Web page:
• He isn’t one bit conflicted about it as a general thing. All criminals should die, die, rrraah; when one guy electrocutes himself, it “saves the state the price of the chair,” and that’s a typical line among many others. The only exceptions are a Jekyll-and-Hyde guy, who dies, but Batman says “For once” he wishes he hadn’t; and the mysterious Cat (the original name of Catwoman) whom Batman definitely has the hots for and deliberately permits to escape.
  • The police aren’t fond of Batman, and he often has to scamper outta there when they show up; similarly to Spider-Man thirty years later, they’re not above taking potshots at him on his way out. Once in a while an individual cop will muse positively about him though. There’s no shred of cooperation with them. Gordon doesn’t know he’s Bruce Wayne and is in the stories mainly to gab sensitive police information to Bruce, not knowing Batman is listening.

Other details are of some interest from a comics reader’s perspective. His original bat-ears are very ear-like, being long, slanted outward, and set where his real ears are; although they soon become vertical and pointy, they remain on the sides of his head and also keep their scalloped shape so they’re still recognizable as ears. The “horned” look settles into place a while later.

Money and status are strange, and remind me of movies from the same period. On the one hand, clearly there’s a moneyed gentry who swan about and have weird obsessions and feuds, but on the other, there’s a “criminal class” which has its own hierarchy and has nothing better to do than steal the rich bastards’ gems and piles of cash. Neither is particularly sympathetic, and hardly anyone in the stories stands in for “us,” i.e., people who are neither. For his own part as a wealthy guy, socially, Bruce is completely useless – very Scarlet Pimpernel – and his fiancee Julie Madison is present mainly to denigrate him for it. (Whoa – fiancee? wow)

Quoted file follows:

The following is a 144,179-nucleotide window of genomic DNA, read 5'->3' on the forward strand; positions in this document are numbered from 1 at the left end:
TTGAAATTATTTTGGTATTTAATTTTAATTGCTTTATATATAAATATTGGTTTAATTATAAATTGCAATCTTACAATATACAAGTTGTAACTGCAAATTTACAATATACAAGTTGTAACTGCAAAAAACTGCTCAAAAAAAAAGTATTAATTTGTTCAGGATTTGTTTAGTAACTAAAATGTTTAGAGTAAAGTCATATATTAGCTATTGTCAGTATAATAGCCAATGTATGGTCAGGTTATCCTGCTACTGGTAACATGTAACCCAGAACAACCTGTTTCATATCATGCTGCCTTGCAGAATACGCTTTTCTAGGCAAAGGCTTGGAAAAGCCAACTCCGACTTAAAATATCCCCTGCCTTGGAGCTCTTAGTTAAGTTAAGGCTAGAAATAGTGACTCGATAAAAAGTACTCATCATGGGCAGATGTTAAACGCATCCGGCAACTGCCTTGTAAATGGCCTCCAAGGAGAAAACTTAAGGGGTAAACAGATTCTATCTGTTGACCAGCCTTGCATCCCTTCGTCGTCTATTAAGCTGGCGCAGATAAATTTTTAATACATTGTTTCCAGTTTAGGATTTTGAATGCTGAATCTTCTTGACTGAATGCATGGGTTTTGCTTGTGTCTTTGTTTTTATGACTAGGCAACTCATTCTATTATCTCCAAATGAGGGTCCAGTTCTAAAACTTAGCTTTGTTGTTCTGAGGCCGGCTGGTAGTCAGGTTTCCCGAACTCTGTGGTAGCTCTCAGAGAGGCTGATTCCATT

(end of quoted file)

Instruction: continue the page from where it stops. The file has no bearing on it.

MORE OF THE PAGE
Anyway, I was also anticipating a big shift tied to the initiation of DC’s in-house Comics Code (later to become the standard for the Comics Code Authority), knowing that it had been adopted mainly due to Batman’s bloodthirsty shenanigans, and associated with the introduction of Robin. But the stories during Robin’s first year are really interesting in these terms.

469605e1e3762701f244b896f2aee3f5Robin himself is a little thug; if he was supposed to make things lighter and softer, well, I’d hate to see something that was intended to be the reverse. His daredevil grin is genuinely disturbing because it usually accompanies maiming someone.

If anything, the action gets a little grittier, and the physicality of dangerous fighting becomes more detailed. Batman and Robin wrench their joints when they save themselves from falls, they trip over unexpected obstacles and otherwise suffer from pretty realistic bad luck, and although their outfits are armored, they openly worry about head-shots and take care to strike from surprise.

The stories remain entirely vicious toward all and sundry. True, Batman himself accounts for a few less bodies per time-unit, but the Joker is introduced along with Robin, and the early Joker is a fucking creepy killer. So the net effect is more scary rather than less, and the general standard of littering the plot with the cadavers of unfortunate participants holds.

I am no particular fan of Frederic Wertham, and most of his analysis in The Seduction of the Innocent is rot … but I must admit that Bruce’s and Dick’s relationship does look dodgy, even allowing for different-times-different-values. My suspicion is that the artists – by all accounts a dubious lot who couldn’t get any other work – were bored and irritated by the chumminess and threw in a little innuendo when they could get away with it. (There is, incidentally, no Alfred.)